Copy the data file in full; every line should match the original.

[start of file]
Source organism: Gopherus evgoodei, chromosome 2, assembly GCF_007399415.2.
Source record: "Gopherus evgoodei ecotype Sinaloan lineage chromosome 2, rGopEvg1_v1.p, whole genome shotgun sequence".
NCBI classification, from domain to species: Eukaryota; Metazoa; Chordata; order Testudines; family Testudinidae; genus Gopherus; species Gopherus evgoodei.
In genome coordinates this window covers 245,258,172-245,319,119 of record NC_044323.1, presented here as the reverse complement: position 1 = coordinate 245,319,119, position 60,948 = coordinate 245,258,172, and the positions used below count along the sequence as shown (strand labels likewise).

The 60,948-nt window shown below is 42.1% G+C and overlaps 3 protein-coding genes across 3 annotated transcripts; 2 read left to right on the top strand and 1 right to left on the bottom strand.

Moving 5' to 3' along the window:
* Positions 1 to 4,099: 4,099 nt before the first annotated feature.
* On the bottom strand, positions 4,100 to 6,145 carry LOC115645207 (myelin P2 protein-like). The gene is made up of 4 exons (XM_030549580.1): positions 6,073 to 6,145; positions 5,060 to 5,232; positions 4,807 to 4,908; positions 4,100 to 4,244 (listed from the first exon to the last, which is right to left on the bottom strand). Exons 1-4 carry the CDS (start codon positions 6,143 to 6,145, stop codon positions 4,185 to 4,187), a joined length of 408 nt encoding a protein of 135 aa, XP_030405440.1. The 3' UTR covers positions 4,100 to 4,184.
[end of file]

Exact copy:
Source organism: Gopherus evgoodei, chromosome 2, assembly GCF_007399415.2.
Source record: "Gopherus evgoodei ecotype Sinaloan lineage chromosome 2, rGopEvg1_v1.p, whole genome shotgun sequence".
NCBI classification, from domain to species: Eukaryota; Metazoa; Chordata; order Testudines; family Testudinidae; genus Gopherus; species Gopherus evgoodei.
In genome coordinates this window covers 245,258,172-245,319,119 of record NC_044323.1, presented here as the reverse complement: position 1 = coordinate 245,319,119, position 60,948 = coordinate 245,258,172, and the positions used below count along the sequence as shown (strand labels likewise).

The 60,948-nt window shown below is 42.1% G+C and overlaps 3 protein-coding genes across 3 annotated transcripts; 2 read left to right on the top strand and 1 right to left on the bottom strand.

Moving 5' to 3' along the window:
* Positions 1 to 4,099: 4,099 nt before the first annotated feature.
* On the bottom strand, positions 4,100 to 6,145 carry LOC115645207 (myelin P2 protein-like). The gene is made up of 4 exons (XM_030549580.1): positions 6,073 to 6,145; positions 5,060 to 5,232; positions 4,807 to 4,908; positions 4,100 to 4,244 (listed from the first exon to the last, which is right to left on the bottom strand). Exons 1-4 carry the CDS (start codon positions 6,143 to 6,145, stop codon positions 4,185 to 4,187), a joined length of 408 nt encoding a protein of 135 aa, XP_030405440.1. The 3' UTR covers positions 4,100 to 4,184.